By Rebecca Chitolie


THIS TEENAGER has had over 100 operations due to a rare condition which causes her face to fall apart.

Student Abigail Marin (18) from London, UK, had a typical upbringing until the age of six when she was diagnosed with a facial tumour.

The tumour was very aggressive which meant her doctors had to act quickly with treating her tumour, which meant Abigail had serial surgeries to remove her tumour from age six until the age of seven.

Abigail in hospital bed as a child with pink toy.

Once her tumour was removed, Abigail and her family thought that would’ve solved the issue, but it didn’t.

Abigail’s face was not able to function properly without constant medical interventions to stop it from falling apart.

Abigail’s life changed through her new visible difference, which led to her confidence being knocked and isolation from her peers, which led to her being diagnosed with selective mutism.

Abigail eventually had a 17.5 hour operation in 2022 to create optimum functionality in her face, and for the rest of her life she will have to have small operations to maintain the function in her face. Despite these challenges she has faced, Abigail now sees her facial difference as a source of her strength and sensitivity.

“We all thought that everything would go back to normal but unfortunately it didn’t”, said Abigail.

“Because of all the damage my tumour caused it meant that my face was not able to function without constant medical interventions.”

Abigail now at 18 in black t-shirt.

Abigail said that initially her operations were to save her life, but now she continues to have operations to stop her face falling apart.

“I’ve needed over 100 operations on my face”, said Abigail.

“I had surgery for all different reasons but at the beginning they were mostly to remove the tumour and save my life.

“After the tumour was removed, my face was falling apart so all my surgeons over the years have had to operate to keep my face from falling apart.

 “In May 2022 I had a 17.5 hour operation to give me as much function of my face back as possible.

“For the rest of my life I will have to have small operations to maintain optimal function in my face.”

During school Abigail felt isolated by her peers due to her visible difference.

“I did have people in my school actively avoid me because they were scared of my appearance as well as whispering and laughing with each other about me”, said Abigail.

“Especially when I was younger I had a massive patch of infection on my face which people would just assume was a burn.

Abigail during surgery as a teenager.

“Whenever you’re different from other people it makes you feel lonely or upset which is a natural reaction.

“Being a child with a facial difference I became very withdrawn whilst in school and certain situations.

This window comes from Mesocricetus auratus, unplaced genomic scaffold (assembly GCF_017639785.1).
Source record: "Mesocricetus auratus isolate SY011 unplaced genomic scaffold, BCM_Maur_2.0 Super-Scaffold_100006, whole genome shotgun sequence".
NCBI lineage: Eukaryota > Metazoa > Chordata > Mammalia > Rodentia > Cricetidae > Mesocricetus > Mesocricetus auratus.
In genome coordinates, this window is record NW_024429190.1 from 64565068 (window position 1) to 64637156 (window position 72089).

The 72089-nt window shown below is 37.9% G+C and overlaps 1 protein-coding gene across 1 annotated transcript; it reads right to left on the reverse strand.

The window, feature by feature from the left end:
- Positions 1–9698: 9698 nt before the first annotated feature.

“As a child, it was really confusing. I had been looking like everyone in my school and suddenly I didn’t.”

This led to Abigail being diagnosed with selective mutism.

“Like anyone in my situation I did struggle and find all this quite hard to manage which resulted in me becoming a selective mute”, said Abigail.

“I was therefore diagnosed with selective mutism which is an extreme anxiety disorder that manifests as a social phobia.

“Lots of people with selective mutism are triggered by a traumatic event, which for me was all the chaos my diagnosis had caused.”

Abigail as a child in hospital bed with ipad.

Selective mutism is an anxiety disorder where a person is unable to speak in certain social situations, such as with classmates at school or to relatives they do not see very often.

Abigail said that despite her physical changes being the most visible, her psychological changes had the most impact.

“My parents didn’t know what to do, as there aren’t any parenting books about this, so they asked a psychologist for help, as well as tapping into a fabulous charity called Changing Faces”, said Abigail.

“My physical appearance keeps changing due to surgery but my changes were more psychological.

“Feeling pretty was a big struggle for me. I used to look at all my peers and the actors around me and feel so upset at the fact my tumour robbed me of that feeling of traditional beauty, I even used to hate looking at my face in the mirror especially when I was post surgery.

“At the end of the day I can’t drastically change what I look like so I had to find a way to change my mindset towards my visible difference.

“Like most people I’d love to look like Angelina Jolie or Zendaya but that’s unrealistic and I had to adapt and see the beauty in my what I call ‘abstract face’.”

Abigail reflects on how she feels about herself now and how she dealt with negativity.

“Most of the time I feel proud, feelings are complicated but most of the time I’m proud of my achievements and the person I’m becoming”, said Abigail.

“I had art as my way of expressing my pain which for me really helped me get through everything, I would say to anyone going through bullying, make sure they have an outlet.

“I like to think that through my life experiences I have grown stronger and more sensitive from every hard and traumatic experience I went through and will continue to go through.”